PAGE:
The world is not as we know it, normality has drastically changed as a result of the coronavirus pandemic. This has had an adverse effect on all industries within society, inclusive of the fashion sector. September is usually a month filled with fashion shows across the globe, however as a result of the current crisis most fashion week schedules have been made into virtual showcases.
Many designers have embraced elements of the pandemic into their collections, heavily featuring decorative masks and face coverings to highlight that this compulsory attire can be made into a fashion statement. This can be shown from collections by designers Boro Aksu, Matty Bovan and Christian Siriano. Boro Aksu’ collection took inspiration from the 1918 Spanish flu pandemic drawing on the white, minimalistic uniforms of the nurses during that time period. Accompanied by tiered pastel flapper dresses reminiscent of the prosperous 1920s era which followed shortly after; suggestive of the idea that there are better days ahead of us.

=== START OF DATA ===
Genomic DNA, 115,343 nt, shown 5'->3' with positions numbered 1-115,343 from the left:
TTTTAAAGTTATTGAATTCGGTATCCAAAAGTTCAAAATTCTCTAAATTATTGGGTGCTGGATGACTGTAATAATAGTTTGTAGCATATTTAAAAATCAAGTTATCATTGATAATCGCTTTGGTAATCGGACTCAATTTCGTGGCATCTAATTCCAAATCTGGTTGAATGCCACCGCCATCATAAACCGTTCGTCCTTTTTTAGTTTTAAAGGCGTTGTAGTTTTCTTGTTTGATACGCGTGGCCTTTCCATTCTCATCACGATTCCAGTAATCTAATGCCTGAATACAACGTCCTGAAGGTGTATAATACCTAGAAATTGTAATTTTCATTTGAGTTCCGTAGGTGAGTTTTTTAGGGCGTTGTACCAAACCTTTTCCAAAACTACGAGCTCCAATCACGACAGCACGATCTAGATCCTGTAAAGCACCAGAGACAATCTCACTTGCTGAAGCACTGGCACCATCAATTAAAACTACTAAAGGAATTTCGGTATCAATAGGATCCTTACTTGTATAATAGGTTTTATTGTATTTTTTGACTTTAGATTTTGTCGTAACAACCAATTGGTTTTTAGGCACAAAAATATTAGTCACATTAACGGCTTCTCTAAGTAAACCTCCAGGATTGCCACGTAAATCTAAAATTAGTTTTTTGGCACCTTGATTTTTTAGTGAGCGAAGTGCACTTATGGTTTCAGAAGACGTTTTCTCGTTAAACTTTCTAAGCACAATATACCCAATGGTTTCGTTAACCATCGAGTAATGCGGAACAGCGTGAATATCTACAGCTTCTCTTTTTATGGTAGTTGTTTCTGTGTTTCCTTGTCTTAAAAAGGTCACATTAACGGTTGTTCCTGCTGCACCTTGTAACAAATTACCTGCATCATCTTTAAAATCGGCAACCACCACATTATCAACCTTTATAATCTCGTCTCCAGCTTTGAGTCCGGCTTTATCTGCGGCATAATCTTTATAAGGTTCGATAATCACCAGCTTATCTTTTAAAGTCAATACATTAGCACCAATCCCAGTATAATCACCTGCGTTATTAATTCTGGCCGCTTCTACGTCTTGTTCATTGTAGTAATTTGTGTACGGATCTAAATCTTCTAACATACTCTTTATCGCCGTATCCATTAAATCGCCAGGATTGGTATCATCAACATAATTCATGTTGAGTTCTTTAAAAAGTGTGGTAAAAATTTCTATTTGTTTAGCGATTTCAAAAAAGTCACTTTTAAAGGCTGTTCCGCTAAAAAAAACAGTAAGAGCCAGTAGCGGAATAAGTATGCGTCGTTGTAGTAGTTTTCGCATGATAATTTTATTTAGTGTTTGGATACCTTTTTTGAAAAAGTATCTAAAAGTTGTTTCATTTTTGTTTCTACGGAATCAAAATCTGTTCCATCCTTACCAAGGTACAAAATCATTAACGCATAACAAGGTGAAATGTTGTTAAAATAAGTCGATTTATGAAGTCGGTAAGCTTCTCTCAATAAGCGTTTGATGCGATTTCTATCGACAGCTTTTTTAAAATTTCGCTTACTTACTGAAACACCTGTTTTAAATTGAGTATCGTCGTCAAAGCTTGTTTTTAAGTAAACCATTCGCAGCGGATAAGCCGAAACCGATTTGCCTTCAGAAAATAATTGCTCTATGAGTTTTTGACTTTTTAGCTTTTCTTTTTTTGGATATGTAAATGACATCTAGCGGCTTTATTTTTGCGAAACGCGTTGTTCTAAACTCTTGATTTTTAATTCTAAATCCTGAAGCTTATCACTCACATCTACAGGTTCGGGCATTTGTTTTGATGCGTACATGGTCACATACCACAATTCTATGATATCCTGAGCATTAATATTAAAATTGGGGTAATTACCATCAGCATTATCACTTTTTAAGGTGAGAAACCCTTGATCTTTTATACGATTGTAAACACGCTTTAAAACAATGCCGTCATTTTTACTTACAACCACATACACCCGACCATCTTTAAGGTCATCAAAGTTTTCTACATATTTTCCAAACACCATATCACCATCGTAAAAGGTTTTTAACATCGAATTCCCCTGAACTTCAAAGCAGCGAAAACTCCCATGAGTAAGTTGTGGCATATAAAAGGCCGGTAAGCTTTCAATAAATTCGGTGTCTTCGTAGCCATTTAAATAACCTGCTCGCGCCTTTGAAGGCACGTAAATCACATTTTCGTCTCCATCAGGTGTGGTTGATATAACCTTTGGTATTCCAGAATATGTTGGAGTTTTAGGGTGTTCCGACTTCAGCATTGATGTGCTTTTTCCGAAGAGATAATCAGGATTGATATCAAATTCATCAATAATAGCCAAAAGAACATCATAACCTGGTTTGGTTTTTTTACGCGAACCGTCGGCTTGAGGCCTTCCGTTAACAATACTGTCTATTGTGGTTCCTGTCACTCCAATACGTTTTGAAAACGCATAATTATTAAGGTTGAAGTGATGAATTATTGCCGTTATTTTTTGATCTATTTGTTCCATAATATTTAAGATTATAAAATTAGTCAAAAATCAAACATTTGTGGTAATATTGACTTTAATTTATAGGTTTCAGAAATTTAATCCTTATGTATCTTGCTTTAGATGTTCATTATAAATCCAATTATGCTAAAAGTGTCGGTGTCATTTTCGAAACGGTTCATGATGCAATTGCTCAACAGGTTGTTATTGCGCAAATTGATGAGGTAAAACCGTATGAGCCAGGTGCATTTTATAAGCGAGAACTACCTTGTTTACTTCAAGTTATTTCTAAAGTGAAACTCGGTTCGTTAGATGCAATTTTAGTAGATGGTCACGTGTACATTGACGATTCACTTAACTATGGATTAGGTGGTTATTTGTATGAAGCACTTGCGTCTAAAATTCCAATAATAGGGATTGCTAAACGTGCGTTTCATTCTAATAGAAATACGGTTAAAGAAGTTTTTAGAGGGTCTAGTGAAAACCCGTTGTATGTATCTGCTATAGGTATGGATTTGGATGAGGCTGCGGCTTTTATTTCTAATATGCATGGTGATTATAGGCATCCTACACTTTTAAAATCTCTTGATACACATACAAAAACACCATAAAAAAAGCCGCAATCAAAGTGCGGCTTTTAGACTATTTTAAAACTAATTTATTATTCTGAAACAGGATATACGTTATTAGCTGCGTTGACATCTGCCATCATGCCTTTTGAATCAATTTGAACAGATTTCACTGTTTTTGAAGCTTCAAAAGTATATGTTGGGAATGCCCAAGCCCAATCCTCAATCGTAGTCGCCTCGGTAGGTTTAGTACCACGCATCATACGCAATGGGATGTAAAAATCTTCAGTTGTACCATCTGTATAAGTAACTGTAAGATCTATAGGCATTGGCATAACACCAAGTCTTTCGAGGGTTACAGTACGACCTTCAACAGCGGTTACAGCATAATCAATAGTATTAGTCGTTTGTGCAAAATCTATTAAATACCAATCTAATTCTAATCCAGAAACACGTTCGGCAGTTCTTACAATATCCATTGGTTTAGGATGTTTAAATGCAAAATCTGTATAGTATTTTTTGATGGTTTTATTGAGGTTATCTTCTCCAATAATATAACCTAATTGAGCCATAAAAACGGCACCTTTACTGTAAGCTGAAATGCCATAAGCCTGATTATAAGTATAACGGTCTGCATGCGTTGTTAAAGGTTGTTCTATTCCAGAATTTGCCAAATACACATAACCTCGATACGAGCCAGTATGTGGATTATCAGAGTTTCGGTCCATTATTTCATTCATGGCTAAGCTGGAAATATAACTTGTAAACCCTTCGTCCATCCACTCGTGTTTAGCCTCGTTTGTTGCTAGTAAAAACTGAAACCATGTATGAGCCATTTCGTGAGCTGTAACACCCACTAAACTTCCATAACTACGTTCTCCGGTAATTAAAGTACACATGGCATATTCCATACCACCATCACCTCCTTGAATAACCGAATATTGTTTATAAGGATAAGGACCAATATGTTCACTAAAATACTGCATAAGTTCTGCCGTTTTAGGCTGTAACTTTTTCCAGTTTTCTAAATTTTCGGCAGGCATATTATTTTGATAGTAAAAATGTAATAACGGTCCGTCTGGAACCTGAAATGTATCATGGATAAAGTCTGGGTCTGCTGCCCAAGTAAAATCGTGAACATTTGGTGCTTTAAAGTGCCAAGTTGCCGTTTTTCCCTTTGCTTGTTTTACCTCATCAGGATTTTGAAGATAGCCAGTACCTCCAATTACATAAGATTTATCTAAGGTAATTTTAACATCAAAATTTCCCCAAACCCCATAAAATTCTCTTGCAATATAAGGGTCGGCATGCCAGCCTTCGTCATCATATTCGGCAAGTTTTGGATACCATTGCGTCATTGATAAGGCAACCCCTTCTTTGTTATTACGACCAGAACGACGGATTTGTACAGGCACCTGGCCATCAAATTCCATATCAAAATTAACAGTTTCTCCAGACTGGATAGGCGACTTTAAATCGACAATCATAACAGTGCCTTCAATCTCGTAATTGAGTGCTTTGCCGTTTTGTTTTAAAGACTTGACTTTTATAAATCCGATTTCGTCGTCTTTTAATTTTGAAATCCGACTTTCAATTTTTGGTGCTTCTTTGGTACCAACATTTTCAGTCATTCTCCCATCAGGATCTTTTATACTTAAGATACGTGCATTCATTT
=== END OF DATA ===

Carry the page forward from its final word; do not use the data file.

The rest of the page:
Some designers have opted for a contrasting message of escapism, ensuring their collections convey a uplifting theme throughout. Utilising flamboyant colour palettes and extravagant silhouettes to distract attention away from the unprecedented and uncertain times we are currently enduring. Molly Goddard adopted this approach with an array of vibrant neon garments and tulle dresses featuring heavily throughout the collection. A different direction to Goddard’s initial theme for the season which would have been made up of a neutral colour scheme. Although, in light of the discouraging effects of lockdown, an aesthetic promoting optimism seemed like a better fit. Goddard made the statement: “I realised how dark and depressing the last few months had been and more and more colour crept into the collection…In the end, it became an explosion of colour, prints and joy.” A much needed presentation to instil hope back into society, reiterating the hard to fathom concept, that this pandemic is just temporary and things will eventually get better.